SINGAPORE: India should leave its bilateral disputes with China aside and join the Beijing-backed Belt and Road Initiative (BRI), a Chinese scholar has said.
“We will keep the door open on India’s participation in the BRI. China has repeatedly extended invitations to India to be part of the BRI,” said Associate Professor Huang Yunsong, Associate Dean, Sichuan University School of International Studies.
“But India is not interested in BRI at this stage,” he told PTI after addressing a BRI symposium in Singapore on Monday.
He pointed out the number of disputes between China and India, but stressed these should not be used against the BRI.
Touted as Chinese President Xi Jinping’s ambitious project, the One Belt One Road initiative focuses on improving connectivity and cooperation among Asian countries, Africa, China and Europe.
The BRI also included the China-Pakistan Economic Corridor (CPEC) which India opposed as it goes through Pakistan-occupied Kashmir.
“There are a lot of issues between India-China since 1947, such as the China Pakistan relationship,” he said. Among others issues, there were growing trade imbalance between the two countries, Dokalam border situation, Tibet and Dalai Lama, he pointed out.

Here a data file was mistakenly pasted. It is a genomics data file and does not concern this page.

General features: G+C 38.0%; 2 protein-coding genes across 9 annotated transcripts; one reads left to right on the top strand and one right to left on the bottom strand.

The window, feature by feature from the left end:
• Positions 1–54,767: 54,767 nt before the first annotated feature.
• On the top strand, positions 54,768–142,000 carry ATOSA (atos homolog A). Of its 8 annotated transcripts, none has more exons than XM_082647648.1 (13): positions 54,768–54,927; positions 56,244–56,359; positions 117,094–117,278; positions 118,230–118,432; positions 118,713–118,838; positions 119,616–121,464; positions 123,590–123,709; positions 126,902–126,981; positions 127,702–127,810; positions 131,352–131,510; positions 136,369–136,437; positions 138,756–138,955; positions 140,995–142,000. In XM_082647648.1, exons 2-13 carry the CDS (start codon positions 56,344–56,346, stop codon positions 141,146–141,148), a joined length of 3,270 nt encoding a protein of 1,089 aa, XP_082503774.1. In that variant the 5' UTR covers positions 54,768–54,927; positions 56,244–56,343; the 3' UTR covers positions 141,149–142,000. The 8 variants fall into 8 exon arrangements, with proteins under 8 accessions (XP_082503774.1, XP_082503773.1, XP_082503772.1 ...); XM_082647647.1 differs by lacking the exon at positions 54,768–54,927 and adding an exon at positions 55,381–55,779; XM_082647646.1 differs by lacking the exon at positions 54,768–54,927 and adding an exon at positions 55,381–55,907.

“China has an agreement with Pakistan that it will not back any side in their (disputed) claims on Kashmir. It is between Pakistan and India,” stressed Huang who is well versed on China-South Asia issues.
But he also noted the positive points, for India and China having agreed to work on border disputes at its own pace while taking a more cooperative approach in pursuing economic activities between the two countries.
He called on India to offer more favourable terms for Chinese investments as a way forward to manage the trade deficit.
According to figures, India’s trade deficit with China was USD 51.08 billion in 2016-17.
Huang also called for removal of tax-based restriction on exports of Indian iron ore and cotton to China.
“India should remove restrictions on Iron ore and cotton for export to China. China may allow pharmaceutical imports,” said Huang, who is also the Coordinator, Centre for South Asian Studies at Sichuan University of China.